On August 23, my wife and I drove from our Sector 4 house in Panchkula to a nursery. The worst of the summer seemed to be over and it was time for the annual planting of flowers. Along the three kilometer journey, we saw crowds of people who had occupied pavements along the road and areas under the flyovers. There was also a steady stream of men and women pouring into Panchkula. A heavy deployment of police was visible but they seemed to have no orders to prevent the crowds from entering.
The lifestyle of Panchkula residents changed over the next few days. As Dera supporters took over the streets, residents were increasingly confined to their homes. Slowly, public parks in residential complexes were occupied. Areas where ladies took their evening stroll turned into open bathing points.
Schools were shut down, public and private functions were cancelled. We looked into our refrigerator and made a list of items to be stocked up. To us it was obvious that the thousands of Dera supporters who had descended on our small township could resort to violence. It did not require an Intelligence Bureau report, only basic common sense.
On August 24, hearing a PIL on the situation in Panchkula, the Punjab and Haryana High Court came down heavily on the Haryana government for its failure to prevent crowds from entering Panchkula, accusing it of “collusion”. The High Court bench observed, “the residents of Panchkula too have a right to live in peace. How have you allowed this to happen?”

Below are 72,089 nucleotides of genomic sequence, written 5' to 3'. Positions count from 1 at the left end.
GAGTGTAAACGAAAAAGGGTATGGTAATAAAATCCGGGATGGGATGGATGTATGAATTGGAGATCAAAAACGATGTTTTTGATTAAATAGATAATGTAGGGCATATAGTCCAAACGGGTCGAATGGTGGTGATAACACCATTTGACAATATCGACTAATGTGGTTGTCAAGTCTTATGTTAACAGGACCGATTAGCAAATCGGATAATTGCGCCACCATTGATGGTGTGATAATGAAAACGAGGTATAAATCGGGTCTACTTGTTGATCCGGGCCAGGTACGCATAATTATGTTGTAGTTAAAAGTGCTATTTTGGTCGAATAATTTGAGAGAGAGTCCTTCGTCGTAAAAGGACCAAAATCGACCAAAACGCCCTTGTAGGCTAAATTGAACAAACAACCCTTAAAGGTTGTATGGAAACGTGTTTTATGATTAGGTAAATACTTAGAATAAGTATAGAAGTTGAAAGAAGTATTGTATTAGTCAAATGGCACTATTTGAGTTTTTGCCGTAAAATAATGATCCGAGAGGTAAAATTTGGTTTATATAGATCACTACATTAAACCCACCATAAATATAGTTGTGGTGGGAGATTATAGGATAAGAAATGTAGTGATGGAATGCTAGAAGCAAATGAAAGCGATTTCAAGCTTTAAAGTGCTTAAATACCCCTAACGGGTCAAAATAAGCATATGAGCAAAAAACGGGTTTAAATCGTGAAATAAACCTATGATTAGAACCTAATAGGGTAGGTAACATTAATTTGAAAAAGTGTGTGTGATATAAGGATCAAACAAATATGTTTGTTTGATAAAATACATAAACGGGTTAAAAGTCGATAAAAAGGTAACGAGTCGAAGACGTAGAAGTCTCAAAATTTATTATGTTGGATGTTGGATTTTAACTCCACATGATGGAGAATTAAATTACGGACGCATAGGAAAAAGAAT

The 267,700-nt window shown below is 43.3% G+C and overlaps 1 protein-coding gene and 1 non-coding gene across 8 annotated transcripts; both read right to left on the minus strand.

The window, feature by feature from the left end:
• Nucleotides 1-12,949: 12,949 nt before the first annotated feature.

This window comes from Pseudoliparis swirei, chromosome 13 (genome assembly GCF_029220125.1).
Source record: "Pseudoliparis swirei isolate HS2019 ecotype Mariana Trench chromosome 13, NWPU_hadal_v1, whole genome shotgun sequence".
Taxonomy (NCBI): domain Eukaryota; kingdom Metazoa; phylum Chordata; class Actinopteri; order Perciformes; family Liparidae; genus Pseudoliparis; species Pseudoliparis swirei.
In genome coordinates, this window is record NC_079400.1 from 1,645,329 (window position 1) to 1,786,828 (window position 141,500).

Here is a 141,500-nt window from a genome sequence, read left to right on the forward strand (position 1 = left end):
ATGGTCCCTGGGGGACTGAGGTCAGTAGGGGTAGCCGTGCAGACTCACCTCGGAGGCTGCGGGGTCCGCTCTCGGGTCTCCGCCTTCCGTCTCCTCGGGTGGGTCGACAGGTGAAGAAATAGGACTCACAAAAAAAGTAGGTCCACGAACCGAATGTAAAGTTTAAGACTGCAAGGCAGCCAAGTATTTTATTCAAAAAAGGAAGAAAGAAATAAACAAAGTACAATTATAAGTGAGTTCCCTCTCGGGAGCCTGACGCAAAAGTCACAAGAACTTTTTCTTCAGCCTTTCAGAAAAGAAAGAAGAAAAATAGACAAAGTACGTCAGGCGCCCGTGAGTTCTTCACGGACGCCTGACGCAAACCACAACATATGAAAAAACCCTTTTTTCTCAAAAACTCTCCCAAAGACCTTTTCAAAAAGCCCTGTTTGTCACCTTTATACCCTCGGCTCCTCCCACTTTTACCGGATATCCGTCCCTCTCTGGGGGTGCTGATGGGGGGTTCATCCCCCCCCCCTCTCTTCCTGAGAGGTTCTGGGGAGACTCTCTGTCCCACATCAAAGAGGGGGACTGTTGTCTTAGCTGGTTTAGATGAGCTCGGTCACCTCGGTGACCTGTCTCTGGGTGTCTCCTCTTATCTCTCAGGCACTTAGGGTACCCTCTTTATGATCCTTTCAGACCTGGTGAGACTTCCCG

August 25 dawned with Panchkula residents totally locked into their sectors. Sitting in our homes, we saw pictures of Baba Ram Rahim zooming to the court in a convoy of 192 cars. It was an arrogant display of power, and to us it looked like an abject surrender of state authority.
Half an hour before the pronouncement of the court verdict, electricity was snapped and TV screens went blank. Internet services had already been suspended and we were now in an information blackout. Anxious residents climbed on rooftops to get some idea of what was going on. The mystery was cleared soon enough as firing of guns was heard.
Plumes of black smoke from burning vehicles and buildings was seen rising in the sky. In the Army, we are used to dealing with uncertain situations but Panchkula has a large number of retired and aged persons, some single. I could imagine what would be going through their minds as they saw arson and battles outside their homes.
As I write this, death toll in the violence after Baba Ram Rahim was declared guilty has touched 32. A curfew has been declared in Panchkula but from my balcony I can see crowds of people streaming along the highway. Hopefully they are leaving.
The State has a responsibility towards the silent citizen. It is a sad condition if in our country, law-abiding people are held prisoners in their homes while goons have the run of the city. Unless there is a clear realisation of this, and a strong will to deal with lawlessness, such scenes may continue to haunt us.
(The author is former Northern Commander, Indian Army, under whose leadership India carried out surgical strikes against Pakistan in 2016. Views are personal.)